The semantic structure of sensory vocabulary in an African language
Dingemanse, M., & Majid, A.
The semantic structure of sensory vocabulary in an African language. In N. Miyake, D. Peebles, & R. P. Cooper (Eds.
), Proceedings of the 34th Annual Meeting of the Cognitive Science Society (CogSci 2012)
(pp. 300-305). Austin, TX: Cognitive Science Society.
The widespread occurrence of ideophones, large classes of words specialized in evoking sensory imagery, is little known outside linguistics and anthropology. Ideophones are a common feature in many of the world’s languages but are
underdeveloped in English and other Indo-European languages. Here we study the meanings of ideophones in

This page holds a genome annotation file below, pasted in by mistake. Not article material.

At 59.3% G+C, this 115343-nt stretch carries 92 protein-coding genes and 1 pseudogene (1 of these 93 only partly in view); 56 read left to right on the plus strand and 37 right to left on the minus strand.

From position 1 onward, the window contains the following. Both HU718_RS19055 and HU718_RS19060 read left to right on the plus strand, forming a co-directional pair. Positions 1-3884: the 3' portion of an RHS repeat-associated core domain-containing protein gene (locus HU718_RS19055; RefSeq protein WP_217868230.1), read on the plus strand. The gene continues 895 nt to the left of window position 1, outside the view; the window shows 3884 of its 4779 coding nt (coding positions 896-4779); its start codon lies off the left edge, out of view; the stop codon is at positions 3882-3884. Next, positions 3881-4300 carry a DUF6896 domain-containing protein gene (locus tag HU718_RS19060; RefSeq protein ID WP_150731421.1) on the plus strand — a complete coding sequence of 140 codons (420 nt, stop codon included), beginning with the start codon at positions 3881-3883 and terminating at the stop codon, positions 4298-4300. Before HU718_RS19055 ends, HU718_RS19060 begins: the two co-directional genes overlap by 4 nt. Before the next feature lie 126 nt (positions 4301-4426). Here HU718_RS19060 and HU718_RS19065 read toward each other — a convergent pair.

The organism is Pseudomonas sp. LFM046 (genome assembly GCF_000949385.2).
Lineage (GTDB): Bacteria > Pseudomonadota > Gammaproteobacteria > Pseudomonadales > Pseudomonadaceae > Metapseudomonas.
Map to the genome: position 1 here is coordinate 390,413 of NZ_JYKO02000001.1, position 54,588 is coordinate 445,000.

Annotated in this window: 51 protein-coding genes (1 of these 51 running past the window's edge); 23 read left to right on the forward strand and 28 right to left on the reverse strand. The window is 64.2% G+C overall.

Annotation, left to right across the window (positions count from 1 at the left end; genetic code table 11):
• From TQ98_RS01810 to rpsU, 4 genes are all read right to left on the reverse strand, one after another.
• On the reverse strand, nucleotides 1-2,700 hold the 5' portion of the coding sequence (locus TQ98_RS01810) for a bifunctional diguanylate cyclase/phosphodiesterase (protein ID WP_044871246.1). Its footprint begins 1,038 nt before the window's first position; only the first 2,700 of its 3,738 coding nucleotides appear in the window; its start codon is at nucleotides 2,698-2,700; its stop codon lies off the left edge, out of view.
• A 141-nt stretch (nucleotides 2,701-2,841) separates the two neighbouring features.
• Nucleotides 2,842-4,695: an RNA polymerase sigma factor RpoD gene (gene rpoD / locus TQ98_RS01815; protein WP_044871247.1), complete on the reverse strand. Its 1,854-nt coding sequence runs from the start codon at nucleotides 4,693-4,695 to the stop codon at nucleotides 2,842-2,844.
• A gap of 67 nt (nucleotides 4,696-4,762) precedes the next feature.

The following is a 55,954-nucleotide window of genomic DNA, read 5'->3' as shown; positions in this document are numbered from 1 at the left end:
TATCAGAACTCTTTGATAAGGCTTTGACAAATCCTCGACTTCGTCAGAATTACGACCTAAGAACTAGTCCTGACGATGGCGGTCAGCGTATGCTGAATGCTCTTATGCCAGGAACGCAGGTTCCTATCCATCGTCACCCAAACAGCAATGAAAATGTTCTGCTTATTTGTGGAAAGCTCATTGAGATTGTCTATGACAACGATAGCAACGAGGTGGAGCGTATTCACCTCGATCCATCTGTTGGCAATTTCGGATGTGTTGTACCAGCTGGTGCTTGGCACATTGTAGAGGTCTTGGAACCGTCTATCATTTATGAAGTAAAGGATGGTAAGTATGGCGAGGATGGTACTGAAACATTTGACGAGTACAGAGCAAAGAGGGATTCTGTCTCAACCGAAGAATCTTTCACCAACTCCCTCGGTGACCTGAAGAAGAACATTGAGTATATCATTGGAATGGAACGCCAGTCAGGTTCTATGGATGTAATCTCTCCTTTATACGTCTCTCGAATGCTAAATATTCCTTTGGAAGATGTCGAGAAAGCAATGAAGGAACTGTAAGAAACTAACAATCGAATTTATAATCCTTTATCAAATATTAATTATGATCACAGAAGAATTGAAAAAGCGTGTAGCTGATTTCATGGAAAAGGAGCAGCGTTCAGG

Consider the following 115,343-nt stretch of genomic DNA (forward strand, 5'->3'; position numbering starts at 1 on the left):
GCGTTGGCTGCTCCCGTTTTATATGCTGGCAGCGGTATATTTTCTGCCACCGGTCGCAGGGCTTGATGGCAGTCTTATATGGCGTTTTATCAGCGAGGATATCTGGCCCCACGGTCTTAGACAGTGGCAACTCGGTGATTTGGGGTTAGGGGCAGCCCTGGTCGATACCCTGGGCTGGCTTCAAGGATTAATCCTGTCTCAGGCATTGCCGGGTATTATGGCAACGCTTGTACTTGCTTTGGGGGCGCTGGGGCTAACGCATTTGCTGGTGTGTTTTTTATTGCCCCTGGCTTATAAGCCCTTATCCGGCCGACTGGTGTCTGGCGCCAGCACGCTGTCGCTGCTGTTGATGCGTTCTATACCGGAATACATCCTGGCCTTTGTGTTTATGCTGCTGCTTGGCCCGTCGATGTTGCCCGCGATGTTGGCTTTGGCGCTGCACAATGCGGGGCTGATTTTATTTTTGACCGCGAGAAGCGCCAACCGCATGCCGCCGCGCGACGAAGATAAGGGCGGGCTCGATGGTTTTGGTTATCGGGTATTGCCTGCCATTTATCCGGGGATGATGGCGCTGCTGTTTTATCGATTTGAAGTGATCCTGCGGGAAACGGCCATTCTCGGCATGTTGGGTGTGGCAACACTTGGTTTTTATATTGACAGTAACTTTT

Siwu (a Kwa language from Ghana) using a pile-sorting task. The goal was to uncover the underlying structure of the lexical space and to examine the claimed link between
ideophones and perception. We found that Siwu ideophones are principally organized around fine-grained aspects of sensory perception, and map onto salient psychophysical dimensions identified in sensory science. The results ratify ideophones as dedicated sensory vocabulary and underline the relevance of ideophones for research on language and